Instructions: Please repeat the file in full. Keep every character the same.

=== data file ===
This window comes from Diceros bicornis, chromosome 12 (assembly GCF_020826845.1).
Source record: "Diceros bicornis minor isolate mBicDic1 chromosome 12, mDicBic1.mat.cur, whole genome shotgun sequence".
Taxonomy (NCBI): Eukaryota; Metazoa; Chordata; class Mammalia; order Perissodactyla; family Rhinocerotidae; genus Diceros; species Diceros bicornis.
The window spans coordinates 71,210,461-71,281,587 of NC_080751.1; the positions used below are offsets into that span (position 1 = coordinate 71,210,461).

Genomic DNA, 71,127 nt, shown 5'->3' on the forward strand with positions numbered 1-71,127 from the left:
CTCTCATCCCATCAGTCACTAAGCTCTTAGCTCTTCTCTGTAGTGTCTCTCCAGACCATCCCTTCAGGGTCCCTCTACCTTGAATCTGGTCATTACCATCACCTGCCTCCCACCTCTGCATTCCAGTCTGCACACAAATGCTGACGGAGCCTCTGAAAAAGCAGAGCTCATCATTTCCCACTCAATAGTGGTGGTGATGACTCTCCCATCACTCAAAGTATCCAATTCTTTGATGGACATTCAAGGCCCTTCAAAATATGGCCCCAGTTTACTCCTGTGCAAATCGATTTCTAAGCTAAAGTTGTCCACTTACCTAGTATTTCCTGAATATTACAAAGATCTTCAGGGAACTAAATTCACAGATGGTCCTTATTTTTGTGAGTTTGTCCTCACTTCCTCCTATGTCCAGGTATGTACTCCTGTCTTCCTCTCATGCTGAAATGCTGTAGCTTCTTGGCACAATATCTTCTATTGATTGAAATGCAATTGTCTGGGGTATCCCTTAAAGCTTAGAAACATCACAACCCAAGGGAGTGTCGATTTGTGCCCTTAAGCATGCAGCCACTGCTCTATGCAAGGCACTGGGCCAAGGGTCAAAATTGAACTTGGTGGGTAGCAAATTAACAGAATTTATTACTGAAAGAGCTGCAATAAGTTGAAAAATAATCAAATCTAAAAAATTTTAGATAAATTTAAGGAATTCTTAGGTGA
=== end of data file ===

This window comes from Diceros bicornis, chromosome 12 (assembly GCF_020826845.1).
Source record: "Diceros bicornis minor isolate mBicDic1 chromosome 12, mDicBic1.mat.cur, whole genome shotgun sequence".
Taxonomy (NCBI): Eukaryota; Metazoa; Chordata; class Mammalia; order Perissodactyla; family Rhinocerotidae; genus Diceros; species Diceros bicornis.
The window spans coordinates 71,210,461-71,281,587 of NC_080751.1; the positions used below are offsets into that span (position 1 = coordinate 71,210,461).

Genomic DNA, 71,127 nt, shown 5'->3' on the forward strand with positions numbered 1-71,127 from the left:
CTCTCATCCCATCAGTCACTAAGCTCTTAGCTCTTCTCTGTAGTGTCTCTCCAGACCATCCCTTCAGGGTCCCTCTACCTTGAATCTGGTCATTACCATCACCTGCCTCCCACCTCTGCATTCCAGTCTGCACACAAATGCTGACGGAGCCTCTGAAAAAGCAGAGCTCATCATTTCCCACTCAATAGTGGTGGTGATGACTCTCCCATCACTCAAAGTATCCAATTCTTTGATGGACATTCAAGGCCCTTCAAAATATGGCCCCAGTTTACTCCTGTGCAAATCGATTTCTAAGCTAAAGTTGTCCACTTACCTAGTATTTCCTGAATATTACAAAGATCTTCAGGGAACTAAATTCACAGATGGTCCTTATTTTTGTGAGTTTGTCCTCACTTCCTCCTATGTCCAGGTATGTACTCCTGTCTTCCTCTCATGCTGAAATGCTGTAGCTTCTTGGCACAATATCTTCTATTGATTGAAATGCAATTGTCTGGGGTATCCCTTAAAGCTTAGAAACATCACAACCCAAGGGAGTGTCGATTTGTGCCCTTAAGCATGCAGCCACTGCTCTATGCAAGGCACTGGGCCAAGGGTCAAAATTGAACTTGGTGGGTAGCAAATTAACAGAATTTATTACTGAAAGAGCTGCAATAAGTTGAAAAATAATCAAATCTAAAAAATTTTAGATAAATTTAAGGAATTCTTAGGTGA